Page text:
About Me

I am a NASA Hubble Fellow at the University of Wisconsin-Madison. My primary research area is the study of stellar variability in open clusters. I became fixated on anomalous rotators in these systems, which fueled my interest in the last impacts generated by star+planet interactions. My work intersects theory and observation, as I leverage data to build models that reproduce the observational properties of stars. I am particularly interested in investigating cluster stars that exhibit anomalous rotational signatures and peculiar abundances. What percentage of such stars were produced by planetary ingestion events?
I obtained my Bachelor's degree in physics from the University of California, Santa Cruz. In 2020, I received my Ph.D. in astrophysical sciences from Princeton University. I am a first-generation college student and the daughter of an immigrant family (migration to the US from the Povoação and Nordeste regions of São Miguel, Azores in 1966). Here, you can learn more about the history of the Azores (long considered a colony of Portugal and now an autonomous, self-governing region of Portugal). A study of the genetic make-up of the people who inhabit this remote archipelago can be found here.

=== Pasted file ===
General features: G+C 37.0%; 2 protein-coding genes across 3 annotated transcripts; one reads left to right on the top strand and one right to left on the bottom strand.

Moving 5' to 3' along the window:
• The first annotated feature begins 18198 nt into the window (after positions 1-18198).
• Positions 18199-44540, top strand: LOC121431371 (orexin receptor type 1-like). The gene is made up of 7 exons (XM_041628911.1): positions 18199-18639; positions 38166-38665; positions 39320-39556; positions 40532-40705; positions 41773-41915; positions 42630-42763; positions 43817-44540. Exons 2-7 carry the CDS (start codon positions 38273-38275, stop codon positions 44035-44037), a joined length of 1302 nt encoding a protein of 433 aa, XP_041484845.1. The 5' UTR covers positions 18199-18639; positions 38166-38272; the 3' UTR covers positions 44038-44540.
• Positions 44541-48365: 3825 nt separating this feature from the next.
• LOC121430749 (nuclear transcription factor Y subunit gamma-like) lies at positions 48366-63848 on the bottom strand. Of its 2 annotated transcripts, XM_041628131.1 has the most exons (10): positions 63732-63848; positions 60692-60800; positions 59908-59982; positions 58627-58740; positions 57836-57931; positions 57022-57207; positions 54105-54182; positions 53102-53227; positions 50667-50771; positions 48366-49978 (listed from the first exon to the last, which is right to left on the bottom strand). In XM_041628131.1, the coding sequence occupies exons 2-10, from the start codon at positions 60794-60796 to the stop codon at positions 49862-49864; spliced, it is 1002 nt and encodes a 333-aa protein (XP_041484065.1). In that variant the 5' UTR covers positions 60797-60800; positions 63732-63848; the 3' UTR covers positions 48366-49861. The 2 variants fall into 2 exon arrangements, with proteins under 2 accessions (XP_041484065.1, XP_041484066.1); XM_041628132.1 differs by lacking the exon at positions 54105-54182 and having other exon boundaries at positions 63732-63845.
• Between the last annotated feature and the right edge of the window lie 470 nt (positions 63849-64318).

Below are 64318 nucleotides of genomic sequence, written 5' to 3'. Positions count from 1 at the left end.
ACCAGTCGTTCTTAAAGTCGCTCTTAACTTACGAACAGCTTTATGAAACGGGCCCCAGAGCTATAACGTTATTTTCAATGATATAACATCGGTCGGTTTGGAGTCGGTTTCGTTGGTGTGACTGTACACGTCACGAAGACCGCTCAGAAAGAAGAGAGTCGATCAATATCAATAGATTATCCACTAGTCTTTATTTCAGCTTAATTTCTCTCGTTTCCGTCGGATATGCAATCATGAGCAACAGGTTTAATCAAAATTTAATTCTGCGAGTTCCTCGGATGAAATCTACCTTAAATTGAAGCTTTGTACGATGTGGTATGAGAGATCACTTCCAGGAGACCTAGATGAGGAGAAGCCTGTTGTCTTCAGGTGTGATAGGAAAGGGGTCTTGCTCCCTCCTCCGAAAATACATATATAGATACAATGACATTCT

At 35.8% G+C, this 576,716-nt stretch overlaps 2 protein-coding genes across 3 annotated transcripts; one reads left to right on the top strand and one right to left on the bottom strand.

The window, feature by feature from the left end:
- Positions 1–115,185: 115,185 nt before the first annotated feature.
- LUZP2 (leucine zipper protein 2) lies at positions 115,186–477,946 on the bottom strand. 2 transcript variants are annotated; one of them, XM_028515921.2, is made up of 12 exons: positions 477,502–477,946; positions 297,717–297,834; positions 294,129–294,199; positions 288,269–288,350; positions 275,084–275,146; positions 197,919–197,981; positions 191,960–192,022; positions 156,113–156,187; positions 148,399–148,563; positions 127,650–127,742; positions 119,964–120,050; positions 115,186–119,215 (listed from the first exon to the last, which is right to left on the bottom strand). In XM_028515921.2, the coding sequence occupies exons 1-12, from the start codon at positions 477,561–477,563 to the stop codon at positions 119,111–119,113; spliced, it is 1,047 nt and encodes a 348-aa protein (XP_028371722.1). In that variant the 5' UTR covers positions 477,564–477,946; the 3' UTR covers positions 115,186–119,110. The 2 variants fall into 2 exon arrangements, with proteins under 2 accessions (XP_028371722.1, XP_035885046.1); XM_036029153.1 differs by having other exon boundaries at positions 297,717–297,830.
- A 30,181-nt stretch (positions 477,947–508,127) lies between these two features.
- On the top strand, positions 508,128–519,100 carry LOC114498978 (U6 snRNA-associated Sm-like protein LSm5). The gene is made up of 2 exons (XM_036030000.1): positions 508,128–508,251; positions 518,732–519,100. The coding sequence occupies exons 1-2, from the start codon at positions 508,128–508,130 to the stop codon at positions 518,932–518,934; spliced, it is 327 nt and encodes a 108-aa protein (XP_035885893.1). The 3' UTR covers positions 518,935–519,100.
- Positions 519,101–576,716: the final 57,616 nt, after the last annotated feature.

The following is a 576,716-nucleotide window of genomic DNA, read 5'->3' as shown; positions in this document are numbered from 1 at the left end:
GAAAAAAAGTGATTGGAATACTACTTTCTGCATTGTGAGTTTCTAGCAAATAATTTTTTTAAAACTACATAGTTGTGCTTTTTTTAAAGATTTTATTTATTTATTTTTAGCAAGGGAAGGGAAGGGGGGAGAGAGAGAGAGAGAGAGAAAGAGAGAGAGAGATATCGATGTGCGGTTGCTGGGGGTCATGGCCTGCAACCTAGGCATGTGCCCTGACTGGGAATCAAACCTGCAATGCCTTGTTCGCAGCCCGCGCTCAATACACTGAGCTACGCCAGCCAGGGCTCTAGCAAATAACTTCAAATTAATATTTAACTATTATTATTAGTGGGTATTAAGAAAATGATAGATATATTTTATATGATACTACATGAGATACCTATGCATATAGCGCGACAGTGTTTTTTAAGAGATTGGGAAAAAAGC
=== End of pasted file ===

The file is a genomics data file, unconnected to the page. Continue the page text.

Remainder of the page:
My hobbies include photography and amassing a collection of rare astronomy textbooks. Our family recently adopted Murphy and Lily Belle, two energetic golden retrievers that love hiking and snacks.

You can read about my research ethos here